Migration from the parched lands of Bundelkhand is common. But the scene in Dadhat Maaf, a village in Kabrai tehsil of Mahoba is even bleaker. Nearly 90 % of its inhabitants have migrated out. Just about 250 people live in the village that had 3,000 population. The village has no water left-either for drinking or for washing.
Two hundred and fifty people living there are surviving on the water they scrape from 10 wells that have water at bed level. The other 240 wells are completely dry. The four hand pumps refused to yield water soon after the onset of the summers.
The ground water level in the village has gone down to 120 feet-too difficult a depth to reach in the rocky belly of the earth there.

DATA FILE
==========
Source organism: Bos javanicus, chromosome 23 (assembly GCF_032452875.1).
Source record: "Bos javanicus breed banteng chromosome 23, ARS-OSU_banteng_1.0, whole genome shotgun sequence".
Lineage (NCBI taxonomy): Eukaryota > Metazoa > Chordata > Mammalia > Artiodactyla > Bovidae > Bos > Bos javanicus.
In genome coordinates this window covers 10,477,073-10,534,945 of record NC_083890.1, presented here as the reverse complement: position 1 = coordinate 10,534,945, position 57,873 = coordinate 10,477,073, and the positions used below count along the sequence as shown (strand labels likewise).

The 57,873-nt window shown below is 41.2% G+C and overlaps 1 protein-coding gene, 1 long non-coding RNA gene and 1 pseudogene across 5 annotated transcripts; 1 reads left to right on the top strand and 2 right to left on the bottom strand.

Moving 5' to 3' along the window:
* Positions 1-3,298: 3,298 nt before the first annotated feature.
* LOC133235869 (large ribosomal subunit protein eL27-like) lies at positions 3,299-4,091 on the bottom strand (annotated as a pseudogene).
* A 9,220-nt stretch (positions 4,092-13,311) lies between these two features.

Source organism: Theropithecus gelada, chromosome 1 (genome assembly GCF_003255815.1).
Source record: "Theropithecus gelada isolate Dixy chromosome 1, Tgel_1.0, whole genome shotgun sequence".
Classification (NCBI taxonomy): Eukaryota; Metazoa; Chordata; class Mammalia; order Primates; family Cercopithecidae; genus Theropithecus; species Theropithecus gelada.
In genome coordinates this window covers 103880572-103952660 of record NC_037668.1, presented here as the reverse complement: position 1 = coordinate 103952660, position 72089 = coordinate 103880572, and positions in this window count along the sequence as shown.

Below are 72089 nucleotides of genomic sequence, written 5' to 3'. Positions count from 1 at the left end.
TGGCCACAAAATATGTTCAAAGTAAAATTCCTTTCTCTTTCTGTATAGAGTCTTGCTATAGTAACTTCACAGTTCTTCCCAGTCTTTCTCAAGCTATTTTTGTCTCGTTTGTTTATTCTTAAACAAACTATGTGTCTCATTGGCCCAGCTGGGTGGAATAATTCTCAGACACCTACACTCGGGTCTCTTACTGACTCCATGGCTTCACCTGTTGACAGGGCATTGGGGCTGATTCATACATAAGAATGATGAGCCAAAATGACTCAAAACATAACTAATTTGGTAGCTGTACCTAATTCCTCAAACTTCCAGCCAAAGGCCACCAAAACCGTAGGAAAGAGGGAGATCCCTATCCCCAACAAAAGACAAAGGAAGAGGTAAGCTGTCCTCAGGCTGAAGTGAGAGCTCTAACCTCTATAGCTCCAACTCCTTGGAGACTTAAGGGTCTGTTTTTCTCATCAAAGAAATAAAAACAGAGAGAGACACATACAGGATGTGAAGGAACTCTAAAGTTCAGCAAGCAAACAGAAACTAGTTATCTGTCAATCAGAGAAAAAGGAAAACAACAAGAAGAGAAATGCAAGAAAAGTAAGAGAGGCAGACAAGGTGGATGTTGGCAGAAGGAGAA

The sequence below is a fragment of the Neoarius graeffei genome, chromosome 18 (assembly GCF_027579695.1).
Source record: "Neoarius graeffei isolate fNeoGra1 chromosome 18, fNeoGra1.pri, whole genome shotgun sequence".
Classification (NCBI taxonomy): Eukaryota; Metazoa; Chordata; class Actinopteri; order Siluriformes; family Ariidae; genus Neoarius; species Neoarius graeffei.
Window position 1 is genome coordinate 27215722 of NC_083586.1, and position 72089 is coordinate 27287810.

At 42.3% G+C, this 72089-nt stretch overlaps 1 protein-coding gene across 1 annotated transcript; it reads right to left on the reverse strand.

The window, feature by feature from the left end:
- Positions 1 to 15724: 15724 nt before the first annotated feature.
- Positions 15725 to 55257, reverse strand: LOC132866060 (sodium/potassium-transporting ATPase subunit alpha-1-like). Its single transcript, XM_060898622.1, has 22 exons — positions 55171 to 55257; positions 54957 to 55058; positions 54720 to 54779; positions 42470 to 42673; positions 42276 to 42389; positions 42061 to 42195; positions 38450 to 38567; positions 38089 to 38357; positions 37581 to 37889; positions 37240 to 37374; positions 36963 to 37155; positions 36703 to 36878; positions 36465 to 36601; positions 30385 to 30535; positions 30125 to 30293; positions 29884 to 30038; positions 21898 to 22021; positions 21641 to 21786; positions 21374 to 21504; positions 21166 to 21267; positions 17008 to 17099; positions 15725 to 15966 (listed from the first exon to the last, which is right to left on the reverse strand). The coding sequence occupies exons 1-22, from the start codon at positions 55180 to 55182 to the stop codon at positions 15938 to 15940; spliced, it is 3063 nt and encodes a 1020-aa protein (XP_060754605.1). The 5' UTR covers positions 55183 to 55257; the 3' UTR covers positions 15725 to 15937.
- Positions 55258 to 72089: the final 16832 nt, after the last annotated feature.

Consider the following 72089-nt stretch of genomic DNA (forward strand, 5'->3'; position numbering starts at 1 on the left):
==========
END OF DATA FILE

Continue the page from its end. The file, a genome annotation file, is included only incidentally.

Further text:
"Our primary occupation was vegetable cultivation. But we can't cultivate anymore. So people began migrating. First the surface water dried up when the irrigation canal (from Urmil river) passing the village began thinning in 2008. In last four years, the ground water level too went down. Now, the village-an old one-has just elderly and a handful of youths left," said Harichand Kushwaha, a villager. Small wonder most of the houses are locked. The locks too have turned rusty over the period of time. Mohan Sahu's is one such house-he took his entire family to Bhind, a part of Bundelkhand in Madhya Pradesh.
Ashish Dixit, a drought activist, said he chanced upon the village while travelling on the route close to the village. "Despite being from this region, I was shocked to see this level of migration due to water scarcity," he said.
Dixit said he learnt that while migrating, several Dadhat Maaf residents sublet their job cards of rural employment scheme.
The region has been under drought or rain deficiency for the past 7 years. The Union government on Thursday ago announced Rs 200 crore for water resources for Bundelkhand while the summer has already peaked.